The season has begun.
The red thread I’m following these days is reality. Il paese è reale (the country is real), after many and tenacious preparations has become, in fact, real, with the collective concert last Friday night in the square of Stazione Centrale in Milan – a place very real (or unreal) in itself for us Milanese, one of the symbols of the neglect and the death of public spaces in our city, the ideal place to demonstrate something about our deep desire for culture and sharing; in that square I saw for the first time rock fans mingling with junkies, passers by, immigrants, tourists. And reality revealed itself as the practical face of dreams. Being real, being true, doesn’t mean we just make do with what’s already there. We can also create something that wasn’t there and make it just as real. The day after that, in Riva del Garda, Paolo Benvegnù played live in Patchanka and moved us to tears. He’s more focused than ever and he’s writing wonderful songs, and he too feels that the “real country” needs us to make a difference. And, last but not least, in Riva del Garda a gift from the blogosphere materialized for me: Simo Capecchi was our guest on air, therefore, after her adventurous journey from Naples to meet us, coming up the lake by boat (and drawing all the way, of course!), I finally met her in person. It was a great day, we had loads of fun, and I had the privilege to leaf through some of her wonderful watercoloured sketchbooks and to be shown her drawing kit (the sketchbook above is her japanese notebook seamlessly depicting one whole day around Crescentone in Bologna – thank you Simo!) In our conversations one theme kept popping up: the mingling of real and virtual; the physical sketchbook, handmade, one of a kind, that you can nonetheless flip through and share online getting as far as to creating communities, or even to meet others in person and maybe draw with them; the bodily nature of drawing as opposed to the incorporeal nature of the mean by which we share it; and last, the extreme subjectivity of the sketchbook artist that still retains an impression of “reality” much stronger than any reportage.
I read today that scientists believe our hearts produce energy in waves around them for some metres, in a quantity 5000 times bigger than the energy produced by our brains. What is funny is that most of the time we sort of put up with what our hearts feel instead of directing it. Art probably help us shape up this powerful chaos into a form we can share. What I keep on learning from M. is sharp and crisp, pure energy, the discipline to rein in inspiration, the crazy taste for play, the use of all your body to produce what heart and mind design – it feels so good.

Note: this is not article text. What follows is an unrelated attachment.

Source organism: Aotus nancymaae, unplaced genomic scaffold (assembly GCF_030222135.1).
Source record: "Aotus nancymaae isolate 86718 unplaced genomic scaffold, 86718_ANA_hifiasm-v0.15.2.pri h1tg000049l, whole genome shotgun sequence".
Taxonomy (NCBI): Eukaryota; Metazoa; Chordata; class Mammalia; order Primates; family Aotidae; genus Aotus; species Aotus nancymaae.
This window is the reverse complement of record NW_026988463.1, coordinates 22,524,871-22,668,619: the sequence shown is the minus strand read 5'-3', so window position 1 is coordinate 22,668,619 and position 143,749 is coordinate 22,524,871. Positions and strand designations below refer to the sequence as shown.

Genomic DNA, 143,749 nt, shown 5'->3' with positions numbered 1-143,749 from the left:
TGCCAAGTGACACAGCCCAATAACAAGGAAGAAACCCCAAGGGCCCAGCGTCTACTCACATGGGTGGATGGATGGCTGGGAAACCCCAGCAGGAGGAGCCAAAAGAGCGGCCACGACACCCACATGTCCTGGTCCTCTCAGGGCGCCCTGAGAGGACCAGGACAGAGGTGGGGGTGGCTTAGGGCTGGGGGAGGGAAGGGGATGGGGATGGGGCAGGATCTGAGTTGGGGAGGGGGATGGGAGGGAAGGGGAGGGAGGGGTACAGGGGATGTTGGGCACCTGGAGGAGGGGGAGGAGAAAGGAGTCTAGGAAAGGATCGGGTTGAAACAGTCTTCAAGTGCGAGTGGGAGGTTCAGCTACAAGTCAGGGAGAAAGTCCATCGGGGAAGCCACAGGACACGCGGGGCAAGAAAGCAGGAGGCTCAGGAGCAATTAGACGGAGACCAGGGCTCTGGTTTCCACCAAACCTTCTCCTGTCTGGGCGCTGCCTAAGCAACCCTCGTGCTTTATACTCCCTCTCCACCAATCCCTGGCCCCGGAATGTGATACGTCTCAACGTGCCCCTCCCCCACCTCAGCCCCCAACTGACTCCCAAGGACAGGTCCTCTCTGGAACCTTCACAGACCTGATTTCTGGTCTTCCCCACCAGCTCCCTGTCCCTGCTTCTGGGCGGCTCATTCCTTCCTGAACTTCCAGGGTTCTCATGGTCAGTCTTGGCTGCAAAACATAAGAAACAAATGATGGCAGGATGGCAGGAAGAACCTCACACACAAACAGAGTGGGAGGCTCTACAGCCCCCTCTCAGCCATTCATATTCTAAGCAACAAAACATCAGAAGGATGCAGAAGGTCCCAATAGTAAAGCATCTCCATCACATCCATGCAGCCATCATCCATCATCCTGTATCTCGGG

That’s exactly how New York feels to me now: old, patched, rough, luscious, full, mirrored, golden, industrial, homey, bookish. I had the most amazing time with friends old and new – E, J, F, who made feel at home and helped me put my pieces back together, M. & the band whom I spent a great sunny day with in Williamsburg, S, who I got to see playing after too long a while (thank you for “Medicine Show”!), friends from home who texted love and support while I was away and took good care of the noble Beast. I went roaming in bookstores full of cats, watching squirrels waking up from hibernation in Central Park, drinking and playing pool in bars, sightseeing for dinosaurs at the American Museum of Natural History, eyeing low clouds around the top of skyscrapers, hearing great political talk, eating home-made apple tart in cafes (here above the most beautiful Blackbird in Williamsburg), all-around lunching, listening to E Street Radio as the WOAD tour begins. It was lazy and loving, and it seems that something so scary and irreparable has happened to me that I won’t ever be scared again. And shooting New York is like stroking a purring cat’s belly, she’s had so much love from photographers and filmakers that she loves you back every time you look at her. Finally, S has directed me to the most juicy blog of things handmade, it’s sure going to be a sweet suprise for those who already had a soft spot for Dr Reid from “Criminal Minds”.
I have just delivered my small contribution to a nice project and now is time to go back to another project, which is all mine and I had layed down to chill out for a while. My friend A is getting married and she’s going to keep a funny diary about her work in progress which is very promising. Here above you can see one of the first pics I took with the new camera (very daily scene over at my house). I am very much in awe of the digital prodigy itself, with all its different options, but now I am trying to understand how I can sabotage its diabolical perfection. I know I will never be able to get the shadowy oldish crazyness of SX-70 back, but I need to find a way to break this scheme which was meant to prevent us from failing. Most of the time this is exactly the matter. How do we give warmth, personality, rough edges, mistakes – life, that is – to the stuff that we obtain from machines? Last night I attended a short acoustic set by one of the bands that are most dear to me, Afterhours, and they’re still brimming with exactly that spirit: pure energy, even when it’s rough, even in difficult environments, because if we can focus on what we’re doing, what we enjoy is the process, not the product. It’s the same that I have learnt from Keri Smith, rare jewel. I was so lucky to have an interview with her a few days ago, and I hope her crystal clear spirit will bring luck to the blog. F too, thinking about photography, is pondering over this: which are pictures full of life – indetermined, fluctuating, real – over those that are dragging, fixed, perfectly concocted. In a certain way, life is not whole, is not still, is not framed, is not in focus.